‘What do you want?’ he said angrily, ‘I’m trying to watch Incredible Adventures in Sock Puppetry and I can’t watch it if people keep interrupting me. Also, my fish will go cold.’

‘Sorry to bother you, but I was wondering if I could borrow a fishing net?’ said Mr PeeEwww.

‘A fishing net, eh? But you don’t fish. Why’d you want fishing net?’

Mr PeeEwww hadn’t meant to tell Fishy why he needed the net but he was so discombobulated from his fall into the pond that he forgot to think of an excuse. ‘Well, it’s like this, Fishy, my old neighbour. I’ve been kicked out of my house by an Ostriclops and I need a net to capture it. I mean you should see this thing- all claws and stripes and cunning eye gleams.

‘An Ostriclops, you say?’ said Fishy McGristle, trying to keep the cunning gleam out of his own eye, ‘I suppose you’d better come in then. But stay away from my fish.’


Meanwhile, the Ostriclops was exploring Mr PeeEwww’s house (Ostriclops are very curious creatures, in both senses of the word). First he went up the stairs and had a look around the bedroom, trying the bed out for comfort and springiness. It was very springy, so he spent about five minutes having a nice bounce and left big footprints in the duvet. Then he examined the bathroom, which was very white and bright. Ostriclops don’t have teeth, but they love minty things, so he gargled all the mouthwash and chomped the toothpaste tube until it split in half, spraying toothpaste all over the room and frightening him so much (even more than Halloween) that he tripped on the bathroom mat and landed in the bath. Ostriclops enjoy baths very much, but they don’t particularly enjoy being flung into hard, waterless, human baths any more than the next creature. Unless the next creature is very, very odd (and probably best avoided at social events).

Slightly shaken, but not overly stirred, the Ostriclops clopped down the stairs and found himself face to face with Columbo, the Vulturegull, who was, as usual, trying to peck open the fridge while listening to ‘Celebrate’ by Kool & The Gang.

‘Bobbysocks!’ said the Ostriclops.

‘Jodhpurs?’ said Columbo, frowning a feathery frown.

‘Bobbysocks!’ said the Ostriclops, shaking his head.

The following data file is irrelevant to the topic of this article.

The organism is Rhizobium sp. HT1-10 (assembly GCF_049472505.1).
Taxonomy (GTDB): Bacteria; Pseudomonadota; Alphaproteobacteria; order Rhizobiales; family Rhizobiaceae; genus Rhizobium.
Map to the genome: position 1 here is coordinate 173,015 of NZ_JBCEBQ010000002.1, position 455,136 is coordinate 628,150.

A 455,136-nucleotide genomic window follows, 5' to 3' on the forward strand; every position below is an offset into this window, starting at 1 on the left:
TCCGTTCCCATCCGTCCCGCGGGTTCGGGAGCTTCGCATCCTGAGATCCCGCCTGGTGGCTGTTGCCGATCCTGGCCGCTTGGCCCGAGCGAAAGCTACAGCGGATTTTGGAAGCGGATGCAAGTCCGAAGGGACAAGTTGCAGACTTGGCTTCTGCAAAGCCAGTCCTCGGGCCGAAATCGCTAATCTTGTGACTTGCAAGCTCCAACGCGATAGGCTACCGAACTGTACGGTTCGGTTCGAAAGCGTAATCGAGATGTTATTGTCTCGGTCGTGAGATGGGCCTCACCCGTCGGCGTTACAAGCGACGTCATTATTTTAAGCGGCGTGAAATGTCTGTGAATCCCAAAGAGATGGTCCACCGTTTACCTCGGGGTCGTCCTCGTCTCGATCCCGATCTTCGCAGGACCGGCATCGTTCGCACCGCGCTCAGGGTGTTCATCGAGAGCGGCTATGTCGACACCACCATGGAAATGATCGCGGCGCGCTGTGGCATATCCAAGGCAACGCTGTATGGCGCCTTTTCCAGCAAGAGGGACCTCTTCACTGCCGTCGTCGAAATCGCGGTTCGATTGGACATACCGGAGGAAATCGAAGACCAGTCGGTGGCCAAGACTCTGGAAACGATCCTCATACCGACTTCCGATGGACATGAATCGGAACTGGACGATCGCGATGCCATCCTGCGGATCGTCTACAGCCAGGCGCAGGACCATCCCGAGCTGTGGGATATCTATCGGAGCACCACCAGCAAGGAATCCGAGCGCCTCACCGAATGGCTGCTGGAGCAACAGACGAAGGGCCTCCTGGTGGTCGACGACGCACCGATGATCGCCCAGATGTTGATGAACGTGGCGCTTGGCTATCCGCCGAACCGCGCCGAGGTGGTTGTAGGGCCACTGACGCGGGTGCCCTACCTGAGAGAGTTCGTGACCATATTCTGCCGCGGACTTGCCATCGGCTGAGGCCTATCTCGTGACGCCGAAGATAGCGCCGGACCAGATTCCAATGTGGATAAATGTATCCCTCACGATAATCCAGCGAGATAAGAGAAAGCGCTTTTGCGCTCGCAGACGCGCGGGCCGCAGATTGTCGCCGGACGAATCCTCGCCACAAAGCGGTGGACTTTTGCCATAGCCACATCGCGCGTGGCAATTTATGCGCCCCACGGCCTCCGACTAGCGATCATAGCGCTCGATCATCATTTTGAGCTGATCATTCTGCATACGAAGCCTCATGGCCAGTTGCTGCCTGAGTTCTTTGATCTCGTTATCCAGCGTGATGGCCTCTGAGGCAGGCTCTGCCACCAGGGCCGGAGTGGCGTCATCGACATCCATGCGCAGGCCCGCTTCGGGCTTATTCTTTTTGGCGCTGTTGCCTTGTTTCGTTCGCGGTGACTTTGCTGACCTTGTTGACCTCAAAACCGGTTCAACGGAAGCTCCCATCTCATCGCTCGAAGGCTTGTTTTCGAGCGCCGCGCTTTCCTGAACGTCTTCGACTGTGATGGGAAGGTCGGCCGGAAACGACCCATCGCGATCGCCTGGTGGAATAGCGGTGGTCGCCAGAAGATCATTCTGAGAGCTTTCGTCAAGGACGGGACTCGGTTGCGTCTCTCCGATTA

‘Ooh, Bobbysocks!’ exclaimed Columbo, ‘Schlep!’

With that, the Ostriclops and Columbo set to work together. With the aid of a piece of string and some nifty beak work, they soon had the fridge open and were sitting on the kitchen floor devouring all of Mr PeeEwww’s delicious delicacies.


‘An Ostriclops, you say?’ repeated Fishy McGristle as they sat around his kitchen table (which stank of fish) drinking tea (out of mugs that stank of fish). ‘I reckon I can help you catch it. But what’s in it for me? Eh? Eh? Me? ME!’

‘You?’ said Mr PeeEwww, ‘Well, there is the satisfaction of helping a neighbour.’

Fishy McGristle snorted.

‘And, of course, the feel-good factor of returning the thing to its rightful owner.’

Fishy McGristle spat a mouthful of fishy smelling tea right into Mr PeeEwww’s face.

‘Himmity Jimmity’! Don’t do that!’ said Mr PeeEwww, wiping the foul fishy liquid off his face with the end of his scarf before continuing, ‘But I suppose that there might be a reward involved.  Maybe we could share it?’

‘Reward? Yes, rewards are good. I like rewards. Even shared rewards are pretty good, I suppose. Ok then, let’s go on an Ostriclops hunt. Wait here, PeeEwww, we’ll need some equipment for a job like this. Hmmm, I wonder if I should bring my fishing dynamite…’ Off he went, leaving Mr PeeEwww dripping mournfully and smelling a good deal fishier than, in his opinion, any person should.


Creeping. Crawling. Slithering. Slightly Stumbling. The hunters worm along the edge of Mr PeeEwww’s garden hedge.

Inside the house, Columbo and the Ostriclops were full and drowsy and watching a ‘Come Dine With Me’ marathon surrounded by chicken bones and dirty plates and pizza crusts and empty wine bottles. The floor was practically invisible beneath all the rubbish.

‘Bobbysocks.’ Said the Ostriclops as a particularly mean contestant gave the last host a terrible mark for her meal.